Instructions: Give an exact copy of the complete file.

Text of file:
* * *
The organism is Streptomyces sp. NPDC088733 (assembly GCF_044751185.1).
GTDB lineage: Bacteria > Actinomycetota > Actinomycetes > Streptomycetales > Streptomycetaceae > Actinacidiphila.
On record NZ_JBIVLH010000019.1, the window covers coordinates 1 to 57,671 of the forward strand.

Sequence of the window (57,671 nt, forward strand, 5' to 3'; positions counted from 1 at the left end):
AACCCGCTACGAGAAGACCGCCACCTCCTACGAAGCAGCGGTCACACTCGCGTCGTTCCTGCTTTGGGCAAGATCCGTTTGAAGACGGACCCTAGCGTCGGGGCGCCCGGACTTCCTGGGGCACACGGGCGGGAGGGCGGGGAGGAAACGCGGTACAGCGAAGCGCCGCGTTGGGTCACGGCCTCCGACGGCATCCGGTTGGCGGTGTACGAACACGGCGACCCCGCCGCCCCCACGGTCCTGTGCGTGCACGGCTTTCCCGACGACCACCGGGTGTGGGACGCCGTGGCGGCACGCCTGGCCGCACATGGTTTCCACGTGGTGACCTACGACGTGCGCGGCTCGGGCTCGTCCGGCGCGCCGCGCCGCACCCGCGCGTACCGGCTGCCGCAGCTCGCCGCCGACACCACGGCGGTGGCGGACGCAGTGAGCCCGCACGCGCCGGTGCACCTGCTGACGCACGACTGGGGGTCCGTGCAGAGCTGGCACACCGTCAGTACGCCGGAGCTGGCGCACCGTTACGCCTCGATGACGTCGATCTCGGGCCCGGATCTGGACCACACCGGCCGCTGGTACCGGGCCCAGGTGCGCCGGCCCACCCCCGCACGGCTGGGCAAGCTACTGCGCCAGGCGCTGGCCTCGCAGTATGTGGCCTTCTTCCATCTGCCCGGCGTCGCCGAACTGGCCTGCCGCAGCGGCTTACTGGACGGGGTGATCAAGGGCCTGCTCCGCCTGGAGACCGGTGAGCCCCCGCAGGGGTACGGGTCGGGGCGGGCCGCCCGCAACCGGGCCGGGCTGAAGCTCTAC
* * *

The organism is Streptomyces sp. NPDC088733 (assembly GCF_044751185.1).
GTDB lineage: Bacteria > Actinomycetota > Actinomycetes > Streptomycetales > Streptomycetaceae > Actinacidiphila.
On record NZ_JBIVLH010000019.1, the window covers coordinates 1 to 57,671 of the forward strand.

Sequence of the window (57,671 nt, forward strand, 5' to 3'; positions counted from 1 at the left end):
AACCCGCTACGAGAAGACCGCCACCTCCTACGAAGCAGCGGTCACACTCGCGTCGTTCCTGCTTTGGGCAAGATCCGTTTGAAGACGGACCCTAGCGTCGGGGCGCCCGGACTTCCTGGGGCACACGGGCGGGAGGGCGGGGAGGAAACGCGGTACAGCGAAGCGCCGCGTTGGGTCACGGCCTCCGACGGCATCCGGTTGGCGGTGTACGAACACGGCGACCCCGCCGCCCCCACGGTCCTGTGCGTGCACGGCTTTCCCGACGACCACCGGGTGTGGGACGCCGTGGCGGCACGCCTGGCCGCACATGGTTTCCACGTGGTGACCTACGACGTGCGCGGCTCGGGCTCGTCCGGCGCGCCGCGCCGCACCCGCGCGTACCGGCTGCCGCAGCTCGCCGCCGACACCACGGCGGTGGCGGACGCAGTGAGCCCGCACGCGCCGGTGCACCTGCTGACGCACGACTGGGGGTCCGTGCAGAGCTGGCACACCGTCAGTACGCCGGAGCTGGCGCACCGTTACGCCTCGATGACGTCGATCTCGGGCCCGGATCTGGACCACACCGGCCGCTGGTACCGGGCCCAGGTGCGCCGGCCCACCCCCGCACGGCTGGGCAAGCTACTGCGCCAGGCGCTGGCCTCGCAGTATGTGGCCTTCTTCCATCTGCCCGGCGTCGCCGAACTGGCCTGCCGCAGCGGCTTACTGGACGGGGTGATCAAGGGCCTGCTCCGCCTGGAGACCGGTGAGCCCCCGCAGGGGTACGGGTCGGGGCGGGCCGCCCGCAACCGGGCCGGGCTGAAGCTCTAC